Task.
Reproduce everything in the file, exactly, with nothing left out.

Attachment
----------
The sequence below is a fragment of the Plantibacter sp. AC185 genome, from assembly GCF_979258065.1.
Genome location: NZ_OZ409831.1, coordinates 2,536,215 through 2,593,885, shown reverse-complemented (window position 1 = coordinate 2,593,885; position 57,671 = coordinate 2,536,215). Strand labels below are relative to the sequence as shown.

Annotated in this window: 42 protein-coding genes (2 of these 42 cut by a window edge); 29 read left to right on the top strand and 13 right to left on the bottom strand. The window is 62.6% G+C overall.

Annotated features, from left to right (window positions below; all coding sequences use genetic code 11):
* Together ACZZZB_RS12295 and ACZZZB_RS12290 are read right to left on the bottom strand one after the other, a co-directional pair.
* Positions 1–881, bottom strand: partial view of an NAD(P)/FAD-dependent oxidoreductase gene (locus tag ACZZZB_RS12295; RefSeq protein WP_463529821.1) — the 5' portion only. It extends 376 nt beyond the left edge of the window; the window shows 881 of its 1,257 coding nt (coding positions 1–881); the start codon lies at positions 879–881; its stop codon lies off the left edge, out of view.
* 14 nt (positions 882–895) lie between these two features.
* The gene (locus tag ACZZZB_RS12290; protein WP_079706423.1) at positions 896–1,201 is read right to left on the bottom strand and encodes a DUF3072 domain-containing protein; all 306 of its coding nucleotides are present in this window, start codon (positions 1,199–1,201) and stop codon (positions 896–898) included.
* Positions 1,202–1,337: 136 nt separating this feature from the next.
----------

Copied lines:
The sequence below is a fragment of the Plantibacter sp. AC185 genome, from assembly GCF_979258065.1.
Genome location: NZ_OZ409831.1, coordinates 2,536,215 through 2,593,885, shown reverse-complemented (window position 1 = coordinate 2,593,885; position 57,671 = coordinate 2,536,215). Strand labels below are relative to the sequence as shown.

Annotated in this window: 42 protein-coding genes (2 of these 42 cut by a window edge); 29 read left to right on the top strand and 13 right to left on the bottom strand. The window is 62.6% G+C overall.

Annotated features, from left to right (window positions below; all coding sequences use genetic code 11):
* Together ACZZZB_RS12295 and ACZZZB_RS12290 are read right to left on the bottom strand one after the other, a co-directional pair.
* Positions 1–881, bottom strand: partial view of an NAD(P)/FAD-dependent oxidoreductase gene (locus tag ACZZZB_RS12295; RefSeq protein WP_463529821.1) — the 5' portion only. It extends 376 nt beyond the left edge of the window; the window shows 881 of its 1,257 coding nt (coding positions 1–881); the start codon lies at positions 879–881; its stop codon lies off the left edge, out of view.
* 14 nt (positions 882–895) lie between these two features.
* The gene (locus tag ACZZZB_RS12290; protein WP_079706423.1) at positions 896–1,201 is read right to left on the bottom strand and encodes a DUF3072 domain-containing protein; all 306 of its coding nucleotides are present in this window, start codon (positions 1,199–1,201) and stop codon (positions 896–898) included.
* Positions 1,202–1,337: 136 nt separating this feature from the next.